Chinese firm Nanjing Les Information Technology has won a $5 million contract to install an integrated urban surveillance system (IUSS) project in the Kenyan city of Nairobi.
The project is planned to be completed by February 2013, a senior Kenyan official disclosed on Tuesday, according to a Baku-APA report.
Nairobi Metropolitan Minister Jamleck Kamau said the security surveillance equipment is planned to help monitor traffic and thwart potential terrorist attacks in the city.
“The system will enable live streaming of video from different areas of the city as well as record and store video for later viewing,” Kamau reportedly told journalists in Nairobi. “The system is of an open architecture which means it will enable scaling up later and connection of existing and/or any other private entities.”
The minister said the system could even capture speeding vehicles’ number plate details in the Nairobi Central Business District (CBD).
Phase one of the project is expected to be installed at 51 traffic lights and crime spots within the CBD.
Kamau said Nanjing Les Information Technologies won the tender among 27 firms which had applied and returned the forms on the grounds of technical capacity and better pricing ($5 million).
In May this year it was announced that Kenya would soon begin installing close-circuit television cameras across the country, starting with the capital Nairobi, after receiving a $100 million grant from China.
“We are going to start the installation almost immediately,” Prime Minister Raila Odinga told Kenya’s parliament at the time. “And this is going to spread to other cities, Mombasa is next, then Kisumu and other cities.”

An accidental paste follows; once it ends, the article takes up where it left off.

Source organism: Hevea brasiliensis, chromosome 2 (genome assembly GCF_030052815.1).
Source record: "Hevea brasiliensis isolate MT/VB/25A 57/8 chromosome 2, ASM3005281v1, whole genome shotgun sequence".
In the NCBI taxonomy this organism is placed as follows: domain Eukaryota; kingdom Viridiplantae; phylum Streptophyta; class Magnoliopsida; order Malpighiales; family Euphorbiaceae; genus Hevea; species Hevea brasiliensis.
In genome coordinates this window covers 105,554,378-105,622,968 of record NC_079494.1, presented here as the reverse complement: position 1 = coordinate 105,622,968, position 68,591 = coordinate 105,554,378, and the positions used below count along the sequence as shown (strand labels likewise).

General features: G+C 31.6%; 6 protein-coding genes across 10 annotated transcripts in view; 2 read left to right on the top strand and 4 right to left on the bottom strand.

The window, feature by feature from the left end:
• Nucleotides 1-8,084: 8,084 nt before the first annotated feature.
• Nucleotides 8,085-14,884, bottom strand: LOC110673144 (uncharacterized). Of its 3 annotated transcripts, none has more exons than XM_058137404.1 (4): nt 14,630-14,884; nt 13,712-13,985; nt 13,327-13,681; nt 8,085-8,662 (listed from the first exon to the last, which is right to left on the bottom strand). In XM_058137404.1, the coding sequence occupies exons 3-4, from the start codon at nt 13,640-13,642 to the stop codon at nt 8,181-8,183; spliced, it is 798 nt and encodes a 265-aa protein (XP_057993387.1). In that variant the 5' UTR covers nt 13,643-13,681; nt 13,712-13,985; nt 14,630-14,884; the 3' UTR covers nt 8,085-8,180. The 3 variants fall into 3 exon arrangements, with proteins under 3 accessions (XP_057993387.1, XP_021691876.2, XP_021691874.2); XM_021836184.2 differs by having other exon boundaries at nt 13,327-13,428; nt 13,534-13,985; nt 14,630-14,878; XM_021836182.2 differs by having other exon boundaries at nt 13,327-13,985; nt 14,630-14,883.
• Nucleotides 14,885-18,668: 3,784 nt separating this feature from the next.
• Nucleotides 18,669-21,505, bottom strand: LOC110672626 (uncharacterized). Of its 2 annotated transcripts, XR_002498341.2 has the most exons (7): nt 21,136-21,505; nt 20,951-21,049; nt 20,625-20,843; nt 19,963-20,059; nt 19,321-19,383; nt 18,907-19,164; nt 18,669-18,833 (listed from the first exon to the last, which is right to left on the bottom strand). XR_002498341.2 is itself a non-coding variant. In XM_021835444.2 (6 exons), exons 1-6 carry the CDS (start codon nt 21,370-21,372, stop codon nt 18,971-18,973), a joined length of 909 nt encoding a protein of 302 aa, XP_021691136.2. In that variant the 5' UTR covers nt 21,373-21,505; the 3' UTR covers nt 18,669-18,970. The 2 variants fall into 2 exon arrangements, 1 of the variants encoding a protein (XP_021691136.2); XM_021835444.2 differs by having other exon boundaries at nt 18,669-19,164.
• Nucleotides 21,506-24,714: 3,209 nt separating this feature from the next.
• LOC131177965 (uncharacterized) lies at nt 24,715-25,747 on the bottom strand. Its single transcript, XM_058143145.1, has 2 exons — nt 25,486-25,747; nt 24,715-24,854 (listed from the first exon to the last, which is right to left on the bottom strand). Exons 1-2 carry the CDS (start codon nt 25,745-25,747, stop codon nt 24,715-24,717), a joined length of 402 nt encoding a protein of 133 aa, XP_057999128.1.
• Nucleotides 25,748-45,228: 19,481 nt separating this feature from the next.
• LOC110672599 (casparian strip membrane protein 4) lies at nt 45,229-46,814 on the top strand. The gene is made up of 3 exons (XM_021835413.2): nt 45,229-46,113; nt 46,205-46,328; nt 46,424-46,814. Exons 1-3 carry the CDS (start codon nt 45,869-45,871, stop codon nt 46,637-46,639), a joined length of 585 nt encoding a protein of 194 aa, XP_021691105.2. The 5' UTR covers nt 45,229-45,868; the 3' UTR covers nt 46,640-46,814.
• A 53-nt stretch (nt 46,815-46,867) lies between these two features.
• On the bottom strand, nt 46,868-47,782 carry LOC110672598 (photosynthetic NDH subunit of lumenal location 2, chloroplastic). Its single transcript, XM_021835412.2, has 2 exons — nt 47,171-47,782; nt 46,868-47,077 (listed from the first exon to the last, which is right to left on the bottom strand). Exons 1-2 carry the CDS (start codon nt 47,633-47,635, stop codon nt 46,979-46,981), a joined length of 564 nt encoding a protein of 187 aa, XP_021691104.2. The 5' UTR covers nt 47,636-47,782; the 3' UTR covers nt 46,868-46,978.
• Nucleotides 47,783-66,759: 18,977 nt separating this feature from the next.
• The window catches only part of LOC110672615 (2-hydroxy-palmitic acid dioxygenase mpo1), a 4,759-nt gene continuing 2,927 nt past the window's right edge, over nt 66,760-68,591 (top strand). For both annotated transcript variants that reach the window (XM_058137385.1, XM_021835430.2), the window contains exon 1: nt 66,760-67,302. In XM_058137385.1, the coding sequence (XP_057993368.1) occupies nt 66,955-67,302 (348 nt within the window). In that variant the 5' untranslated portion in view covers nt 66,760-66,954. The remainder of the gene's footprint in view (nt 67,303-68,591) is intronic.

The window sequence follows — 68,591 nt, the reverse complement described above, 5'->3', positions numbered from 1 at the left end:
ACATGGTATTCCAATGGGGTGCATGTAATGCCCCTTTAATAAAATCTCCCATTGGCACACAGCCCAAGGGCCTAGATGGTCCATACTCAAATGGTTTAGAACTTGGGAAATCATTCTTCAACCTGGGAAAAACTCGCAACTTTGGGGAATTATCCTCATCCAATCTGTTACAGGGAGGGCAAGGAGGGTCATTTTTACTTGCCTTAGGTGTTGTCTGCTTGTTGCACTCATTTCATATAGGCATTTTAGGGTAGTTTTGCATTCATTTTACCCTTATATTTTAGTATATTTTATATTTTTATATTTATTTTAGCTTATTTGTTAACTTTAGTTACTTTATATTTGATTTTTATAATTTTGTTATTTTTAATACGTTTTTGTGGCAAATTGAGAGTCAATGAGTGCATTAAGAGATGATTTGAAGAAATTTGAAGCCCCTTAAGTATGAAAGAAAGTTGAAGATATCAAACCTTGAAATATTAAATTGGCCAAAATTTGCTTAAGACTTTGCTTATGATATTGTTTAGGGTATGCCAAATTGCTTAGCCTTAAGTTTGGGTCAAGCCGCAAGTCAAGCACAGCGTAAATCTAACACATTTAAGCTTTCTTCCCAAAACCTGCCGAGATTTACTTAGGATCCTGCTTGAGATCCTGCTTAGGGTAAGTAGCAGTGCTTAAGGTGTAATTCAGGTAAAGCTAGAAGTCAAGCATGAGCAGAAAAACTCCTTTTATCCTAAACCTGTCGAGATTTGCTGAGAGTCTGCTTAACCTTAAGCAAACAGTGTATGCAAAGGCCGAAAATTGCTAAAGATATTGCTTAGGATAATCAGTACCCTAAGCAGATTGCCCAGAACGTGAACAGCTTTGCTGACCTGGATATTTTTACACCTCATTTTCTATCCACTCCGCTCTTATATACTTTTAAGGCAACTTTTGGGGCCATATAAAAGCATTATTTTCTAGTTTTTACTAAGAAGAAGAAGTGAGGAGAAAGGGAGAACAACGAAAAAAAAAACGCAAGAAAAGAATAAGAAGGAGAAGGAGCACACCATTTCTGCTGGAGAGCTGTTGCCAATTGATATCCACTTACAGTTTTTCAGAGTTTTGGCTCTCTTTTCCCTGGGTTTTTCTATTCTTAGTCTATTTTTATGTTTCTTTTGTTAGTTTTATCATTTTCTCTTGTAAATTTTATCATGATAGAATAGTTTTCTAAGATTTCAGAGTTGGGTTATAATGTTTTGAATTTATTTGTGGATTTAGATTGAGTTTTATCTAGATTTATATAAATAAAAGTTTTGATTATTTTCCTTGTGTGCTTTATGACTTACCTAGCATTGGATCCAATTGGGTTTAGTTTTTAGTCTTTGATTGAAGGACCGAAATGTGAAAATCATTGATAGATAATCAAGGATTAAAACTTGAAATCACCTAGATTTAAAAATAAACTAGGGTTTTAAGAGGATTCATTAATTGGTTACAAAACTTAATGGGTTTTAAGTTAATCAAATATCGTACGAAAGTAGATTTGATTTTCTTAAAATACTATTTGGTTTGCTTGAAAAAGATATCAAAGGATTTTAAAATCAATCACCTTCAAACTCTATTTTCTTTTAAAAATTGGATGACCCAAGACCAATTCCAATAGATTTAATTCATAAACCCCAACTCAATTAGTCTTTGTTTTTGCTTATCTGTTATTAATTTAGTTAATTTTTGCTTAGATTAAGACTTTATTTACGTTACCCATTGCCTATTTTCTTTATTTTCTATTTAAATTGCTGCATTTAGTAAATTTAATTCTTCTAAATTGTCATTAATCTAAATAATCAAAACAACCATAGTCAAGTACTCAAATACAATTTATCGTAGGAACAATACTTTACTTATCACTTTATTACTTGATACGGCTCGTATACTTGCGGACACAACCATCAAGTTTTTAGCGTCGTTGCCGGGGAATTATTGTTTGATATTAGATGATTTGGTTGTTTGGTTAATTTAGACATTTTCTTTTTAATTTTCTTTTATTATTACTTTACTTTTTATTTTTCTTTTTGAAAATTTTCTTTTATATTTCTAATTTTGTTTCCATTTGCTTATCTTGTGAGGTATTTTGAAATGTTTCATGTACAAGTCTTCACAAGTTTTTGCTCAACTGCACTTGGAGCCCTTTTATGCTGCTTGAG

He said that Kenya had received a US$100 million grant from China for the project, and that the goal is to stop terrorism and improve security.
Nairobi blames Somali-based al Shabaab militants for cross-border raids and kidnappings that have threatened the country’s multi-million dollar tourism industry. Since Kenya sent troops into Somalia last year, militants have threatened reprisals if Kenyan troops do not withdraw.
“The country is at the moment facing a lot of security challenges arising from the operation in Somalia,” Odinga said. “With Al Shabaab’s capability to wage conventional warfare completely degraded, the militia has resorted to guerrilla tactics. This includes the use of grenades, improvised explosive devices and sporadic shootings to attack business premises, security forces and members of the public.”